“I also volunteered to start a basketball breakfast club,” Mimnaugh said. “The kids would be out there at seven in the morning before school started playing basketball. It was a full day.”
Despite all her job titles, Mimnaugh was barely making ends meet. After sending letters all over the U.S. looking for a job in college coaching, she received a response from Hall of Fame coach Kay Yow of North Carolina State — the coach of the 1988 Olympic team and architect of one of the best women’s basketball programs in the nation.
“I knew it would just be an incredible opportunity for anyone to go work with her,” Mimnaugh said.
As assistant coach to Yow, Mimnaugh helped North Carolina State to the 1990 Atlantic Coast Conference title and the ’91 Conference Tournament Championship.
“To get that opportunity to work for a gold medal coach was unbelievable,” Mimnaugh said. “I learned how to run a program. Not just the basketball side of it. The whole thing. I just thought coach Yow was the bomb; she could do anything.”
From there came her first head coaching position at the University of Evansville. Cal Poly came later when she was hired as an assistant coach, but it was in 1997, just a year later, that she was appointed to the head coaching position for the Mustangs.
“It was such a building project,” Mimnaugh said. “It was a little overwhelming how much work needed to be done. I had been really fortunate to have incredible help along the way. It was a lot of stepping in faith that got this program off the ground.”
Off the Ground
Before each game, the women’s basketball team huddles together in the locker room before marching out onto the court. The girls gather around and direct their attention to their head coach. They want a story. For the Cal Poly women’s basketball team, it’s all about the stories.
“She tells an inspirational story before each game,” said Kerri Nakamoto, who is in her eighth year assistant coaching at Cal Poly. “They’re all over the place. Some are funny, inspirational or some to pump the girls up.”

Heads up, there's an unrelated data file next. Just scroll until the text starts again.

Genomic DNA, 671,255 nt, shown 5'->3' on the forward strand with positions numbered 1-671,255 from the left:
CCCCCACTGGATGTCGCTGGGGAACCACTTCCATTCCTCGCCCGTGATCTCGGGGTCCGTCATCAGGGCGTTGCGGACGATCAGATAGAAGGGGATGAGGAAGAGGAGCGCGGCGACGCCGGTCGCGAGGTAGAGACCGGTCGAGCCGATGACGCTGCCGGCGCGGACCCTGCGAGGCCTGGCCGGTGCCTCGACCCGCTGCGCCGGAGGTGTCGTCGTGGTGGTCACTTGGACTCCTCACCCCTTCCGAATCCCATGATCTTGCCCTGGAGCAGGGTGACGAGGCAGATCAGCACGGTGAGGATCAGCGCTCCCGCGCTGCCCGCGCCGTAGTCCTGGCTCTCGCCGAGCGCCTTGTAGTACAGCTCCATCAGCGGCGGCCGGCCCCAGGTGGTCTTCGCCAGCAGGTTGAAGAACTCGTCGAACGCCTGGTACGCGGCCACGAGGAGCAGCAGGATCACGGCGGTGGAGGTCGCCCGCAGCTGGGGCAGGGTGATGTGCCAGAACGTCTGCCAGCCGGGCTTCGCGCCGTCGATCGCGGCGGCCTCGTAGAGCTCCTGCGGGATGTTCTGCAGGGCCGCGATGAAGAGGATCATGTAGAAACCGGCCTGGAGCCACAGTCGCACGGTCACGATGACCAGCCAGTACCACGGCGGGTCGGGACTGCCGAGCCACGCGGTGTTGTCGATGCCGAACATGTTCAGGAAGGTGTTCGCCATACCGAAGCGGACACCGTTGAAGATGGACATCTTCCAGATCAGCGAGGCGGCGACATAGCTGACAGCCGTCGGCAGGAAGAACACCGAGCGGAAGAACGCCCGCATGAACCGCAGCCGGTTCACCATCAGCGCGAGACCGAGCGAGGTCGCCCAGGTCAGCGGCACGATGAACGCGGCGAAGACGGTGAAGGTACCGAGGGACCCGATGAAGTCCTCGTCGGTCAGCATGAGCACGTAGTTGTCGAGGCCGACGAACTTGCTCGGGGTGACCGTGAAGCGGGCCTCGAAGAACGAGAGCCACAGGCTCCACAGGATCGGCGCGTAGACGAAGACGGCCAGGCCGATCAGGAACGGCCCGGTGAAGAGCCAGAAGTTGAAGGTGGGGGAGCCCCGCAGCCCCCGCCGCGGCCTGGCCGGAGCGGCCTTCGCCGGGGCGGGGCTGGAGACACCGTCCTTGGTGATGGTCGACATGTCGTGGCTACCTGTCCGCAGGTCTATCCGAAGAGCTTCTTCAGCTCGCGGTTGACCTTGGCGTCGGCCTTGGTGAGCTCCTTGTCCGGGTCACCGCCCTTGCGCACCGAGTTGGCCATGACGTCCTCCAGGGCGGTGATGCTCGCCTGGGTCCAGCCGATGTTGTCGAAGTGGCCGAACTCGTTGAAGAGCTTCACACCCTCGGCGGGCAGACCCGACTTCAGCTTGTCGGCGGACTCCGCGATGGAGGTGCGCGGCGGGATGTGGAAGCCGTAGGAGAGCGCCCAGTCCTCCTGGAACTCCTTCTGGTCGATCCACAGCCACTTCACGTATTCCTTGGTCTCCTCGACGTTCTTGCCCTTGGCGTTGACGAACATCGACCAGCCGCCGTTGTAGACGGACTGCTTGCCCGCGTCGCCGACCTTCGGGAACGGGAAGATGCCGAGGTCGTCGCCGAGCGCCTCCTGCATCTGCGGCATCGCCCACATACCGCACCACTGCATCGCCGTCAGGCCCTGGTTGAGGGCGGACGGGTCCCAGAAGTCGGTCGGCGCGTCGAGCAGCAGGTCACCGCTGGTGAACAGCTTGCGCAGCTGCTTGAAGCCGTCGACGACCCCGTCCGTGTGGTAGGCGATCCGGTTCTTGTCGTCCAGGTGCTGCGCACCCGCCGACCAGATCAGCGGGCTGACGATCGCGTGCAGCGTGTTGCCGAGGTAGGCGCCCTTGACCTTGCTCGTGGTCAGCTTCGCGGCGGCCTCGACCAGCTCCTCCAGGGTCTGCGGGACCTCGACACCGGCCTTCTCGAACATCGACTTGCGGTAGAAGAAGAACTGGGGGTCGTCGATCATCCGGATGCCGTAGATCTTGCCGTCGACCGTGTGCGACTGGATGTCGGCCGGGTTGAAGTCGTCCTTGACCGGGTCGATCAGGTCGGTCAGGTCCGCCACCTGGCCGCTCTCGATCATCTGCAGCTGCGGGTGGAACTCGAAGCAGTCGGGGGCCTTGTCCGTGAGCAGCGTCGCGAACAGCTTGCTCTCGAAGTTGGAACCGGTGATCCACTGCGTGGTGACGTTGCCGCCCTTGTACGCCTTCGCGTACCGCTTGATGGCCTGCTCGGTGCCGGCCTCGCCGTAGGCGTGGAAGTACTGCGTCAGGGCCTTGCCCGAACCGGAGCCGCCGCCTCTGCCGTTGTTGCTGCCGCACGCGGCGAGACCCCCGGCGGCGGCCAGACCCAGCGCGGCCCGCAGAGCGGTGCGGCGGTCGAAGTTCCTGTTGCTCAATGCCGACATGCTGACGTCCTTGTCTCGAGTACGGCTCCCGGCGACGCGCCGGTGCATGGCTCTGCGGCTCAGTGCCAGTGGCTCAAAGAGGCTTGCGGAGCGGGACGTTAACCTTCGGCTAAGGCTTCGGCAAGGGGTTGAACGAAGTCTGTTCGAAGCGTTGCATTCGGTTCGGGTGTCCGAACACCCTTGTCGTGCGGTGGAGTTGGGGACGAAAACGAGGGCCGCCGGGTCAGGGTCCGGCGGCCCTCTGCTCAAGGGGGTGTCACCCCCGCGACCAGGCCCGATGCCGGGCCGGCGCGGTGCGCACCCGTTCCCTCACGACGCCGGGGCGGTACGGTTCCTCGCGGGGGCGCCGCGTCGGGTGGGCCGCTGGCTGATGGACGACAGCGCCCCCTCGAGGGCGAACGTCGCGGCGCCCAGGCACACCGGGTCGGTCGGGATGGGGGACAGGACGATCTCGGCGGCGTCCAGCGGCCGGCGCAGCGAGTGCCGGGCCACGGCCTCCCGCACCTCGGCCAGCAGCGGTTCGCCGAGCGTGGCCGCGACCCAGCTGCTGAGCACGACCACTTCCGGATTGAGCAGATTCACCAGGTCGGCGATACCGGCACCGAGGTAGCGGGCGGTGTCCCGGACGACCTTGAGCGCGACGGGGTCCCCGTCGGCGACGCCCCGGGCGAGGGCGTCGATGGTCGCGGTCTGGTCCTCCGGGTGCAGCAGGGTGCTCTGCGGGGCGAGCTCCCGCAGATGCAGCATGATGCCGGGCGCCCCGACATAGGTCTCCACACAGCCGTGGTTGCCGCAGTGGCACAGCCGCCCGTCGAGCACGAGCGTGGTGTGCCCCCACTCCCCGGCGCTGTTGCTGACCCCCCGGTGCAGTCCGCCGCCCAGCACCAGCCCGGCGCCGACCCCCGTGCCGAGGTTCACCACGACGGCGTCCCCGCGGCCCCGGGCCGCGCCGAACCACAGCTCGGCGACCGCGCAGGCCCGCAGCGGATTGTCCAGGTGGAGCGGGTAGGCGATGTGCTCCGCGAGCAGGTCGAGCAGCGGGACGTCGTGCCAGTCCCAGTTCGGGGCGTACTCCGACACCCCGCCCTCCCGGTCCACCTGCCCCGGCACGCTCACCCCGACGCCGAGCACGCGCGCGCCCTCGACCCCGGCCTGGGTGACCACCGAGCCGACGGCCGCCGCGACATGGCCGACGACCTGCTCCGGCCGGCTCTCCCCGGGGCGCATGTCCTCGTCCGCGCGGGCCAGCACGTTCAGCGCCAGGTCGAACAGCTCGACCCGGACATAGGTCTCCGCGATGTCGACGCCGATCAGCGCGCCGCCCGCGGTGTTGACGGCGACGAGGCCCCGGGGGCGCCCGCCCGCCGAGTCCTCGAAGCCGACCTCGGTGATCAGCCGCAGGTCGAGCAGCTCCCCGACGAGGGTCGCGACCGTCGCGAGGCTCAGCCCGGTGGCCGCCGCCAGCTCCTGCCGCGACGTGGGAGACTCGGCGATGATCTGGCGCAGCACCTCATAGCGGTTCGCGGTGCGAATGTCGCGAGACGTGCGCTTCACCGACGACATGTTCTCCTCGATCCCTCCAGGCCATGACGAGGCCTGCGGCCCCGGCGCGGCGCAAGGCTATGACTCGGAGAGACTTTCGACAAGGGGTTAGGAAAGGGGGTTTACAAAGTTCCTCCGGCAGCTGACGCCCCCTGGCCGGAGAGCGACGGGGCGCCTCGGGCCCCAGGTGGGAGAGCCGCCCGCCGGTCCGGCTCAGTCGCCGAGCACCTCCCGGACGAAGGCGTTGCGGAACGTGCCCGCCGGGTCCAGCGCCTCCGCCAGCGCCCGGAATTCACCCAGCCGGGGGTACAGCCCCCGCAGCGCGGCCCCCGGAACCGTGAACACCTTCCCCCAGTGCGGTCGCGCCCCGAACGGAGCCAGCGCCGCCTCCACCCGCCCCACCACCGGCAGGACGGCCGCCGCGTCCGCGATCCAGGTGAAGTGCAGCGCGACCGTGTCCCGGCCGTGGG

Nakamoto has stayed at Cal Poly in large part because of Mimnaugh.
“I felt like (Mimnaugh) was someone who was a great role model and a great boss,” she said. “I think that people know Faith as a great person, but I don’t think most people know just how much she cares about her student-athletes. She would do anything for them, and I think that’s why I’ve stayed because there’s no one else I’d rather work for.”
With the recent loss of Brittany Woodard to a torn anterior cruciate ligament (ACL), Mimnaugh and her team have a tough role to fill.
“I’m sick about Brittany being injured,” Mimnaugh said.
But she insists there is hope.
“The program is at the level where it’s going to be very very difficult,” Mimnaugh said. “But there’s still depth on our team to possibly overcome that kind of incredible loss. That part has changed for us, and that’s a testament for those who helped build the program.”
Senior guard Ashley Cascio is also aware of the challenges the team faces, and she knows her coach is going to be there every step of the way.
“We are a great team together,” Cascio said. “Everyone has her own role. (Coach Mimnaugh) truly cares about each one of us. She always asks us how life and academics as well as basketball are going. We have the chemistry together to win a championship, and that’s the goal.”